Cutting Tool Engineering
February 2010 / Volume 62 / Issue 2

Hold tight

By CTE Staff

MTU image 3.tif
Courtesy of Rego-Fix

The blisks MTU Aero Engines manufactures have stringent accuracy specifications, requiring the use of the Rego-Fix powRgrip toolholder system (inset), which includes a holder, collet and miniature press that generates 6 tons of force.

The growing and competitive blisk (BLade Integrated diSK) market requires continuous improvement of the manufacturing process and the development of more-efficient machining strategies. Blisks are found in heavy-duty compressor rotors in military and civil turbine aircraft engines and commercial compressors.

MTU Aero Engines GmbH, Munich, Germany, machines titanium alloy blisks and determined that conventional milling takes too long. To improve the process, the company developed toolpath programming to perform 5-axis circular stagger milling when roughing. With CSM, the cutting tool moves on a circular track through the canal between the part’s blades. Because of the changing width between blades, the diameter of the circular track is constantly adjusted, enabling surface finishes typically achieved when finishing to be imparted when roughing. “There are programs that can do circular stagger milling, but on a 3-axis basis and not on a 5-axis basis. You need the latter for air foils,” said Götz Lebküchner, materials and processing engineer at MTU.
Courtesy of MTU Aero Engines

A comparison of the toolpaths and cutting depths for conventional and circular stagger milling.

He noted that, compared to conventional rough milling’s feed rate of 40 to 70 m/min. and DOC of half the tool diameter, CSM enables feeds up to 150 m/min. and a DOC of twice the tool diameter. That achieves a metal-removal rate of 18 cm3/min. when applying a 10mm endmill, which can reduce cycle time by a third. “When cutting air, we accelerate to the maximum speed the machine can do,” Lebküchner said, adding that the faster the rotary axis accelerates, the better the results, and a machine needs linear motor drives to achieve that level of acceleration.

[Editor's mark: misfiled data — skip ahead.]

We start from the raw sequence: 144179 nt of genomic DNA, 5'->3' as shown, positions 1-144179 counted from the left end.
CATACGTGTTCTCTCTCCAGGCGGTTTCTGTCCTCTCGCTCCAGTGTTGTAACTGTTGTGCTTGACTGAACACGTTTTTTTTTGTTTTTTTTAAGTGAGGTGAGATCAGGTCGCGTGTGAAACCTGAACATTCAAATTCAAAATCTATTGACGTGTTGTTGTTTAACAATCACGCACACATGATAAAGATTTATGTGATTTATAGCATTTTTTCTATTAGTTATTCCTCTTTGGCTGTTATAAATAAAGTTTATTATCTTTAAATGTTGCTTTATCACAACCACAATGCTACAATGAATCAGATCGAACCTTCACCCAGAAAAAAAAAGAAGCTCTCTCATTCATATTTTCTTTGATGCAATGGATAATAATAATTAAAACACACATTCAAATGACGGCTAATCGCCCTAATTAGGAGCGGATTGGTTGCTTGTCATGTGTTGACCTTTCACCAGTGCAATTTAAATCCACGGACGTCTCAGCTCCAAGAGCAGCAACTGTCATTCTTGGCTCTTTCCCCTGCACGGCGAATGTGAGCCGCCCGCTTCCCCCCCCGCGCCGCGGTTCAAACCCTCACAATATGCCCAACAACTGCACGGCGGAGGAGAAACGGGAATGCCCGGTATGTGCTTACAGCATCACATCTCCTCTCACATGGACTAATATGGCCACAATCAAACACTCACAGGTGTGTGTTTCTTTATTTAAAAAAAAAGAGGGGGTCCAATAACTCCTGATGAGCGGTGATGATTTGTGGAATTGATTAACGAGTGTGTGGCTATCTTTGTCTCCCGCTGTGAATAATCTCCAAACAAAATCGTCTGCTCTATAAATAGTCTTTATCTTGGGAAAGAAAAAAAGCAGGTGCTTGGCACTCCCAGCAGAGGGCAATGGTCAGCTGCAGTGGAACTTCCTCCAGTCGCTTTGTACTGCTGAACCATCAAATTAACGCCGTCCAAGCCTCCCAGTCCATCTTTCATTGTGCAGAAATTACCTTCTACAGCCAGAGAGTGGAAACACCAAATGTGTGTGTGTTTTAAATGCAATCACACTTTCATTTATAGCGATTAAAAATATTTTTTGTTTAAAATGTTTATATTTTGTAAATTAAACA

Initially, however, there was a barrier to implementing CSM. “If we were going to use this method to process the very thin-walled [2mm to 4mm] titanium blades, the tool had to be completely free of vibration,” Lebküchner said. “Otherwise, it is impossible to use the process safely.” That’s because vibration can cause chatter marks on the parts and chipping on the tools, which extend up to seven times the tool diameter out of the chuck—or 70mm for a 10mm endmill.

Circular stagger milling without vibration wasn’t possible with the shrink-fit toolholders MTU was using, and tool pullout was an issue, according to Lebküchner. As a result, the company tested various toolholders and found that the powRgrip hydraulic holders from Rego-Fix Tool Corp., Indianapolis, achieved the desired results. The holders provide a clamping force of 1,000 Nm and a TIR less than 3μm. “The powRgrip holders swallow the vibration of the tool,” Lebküchner said, adding that they also prevent tool pullout. “A holder covers more than 80 percent of your tool shaft, holding the force on the right space.”

In addition to different toolholders, MTU required different cutting tools for CSM. Unlike the standard carbide tools applied for conventional milling, the special carbide endmills for CSM are through-coolant ones with unique cutting edge geometries and preparations.

Compared to conventional blisk milling, CSM reduced processing time by 42 percent. In addition, tool life increased by up to 400 percent, reducing tool costs by 76 percent. During conventional milling, MTU consumed 18 tools when roughing, but applies only four with CSM. “There are four because they are different lengths, not because they wore out,” Lebküchner said.

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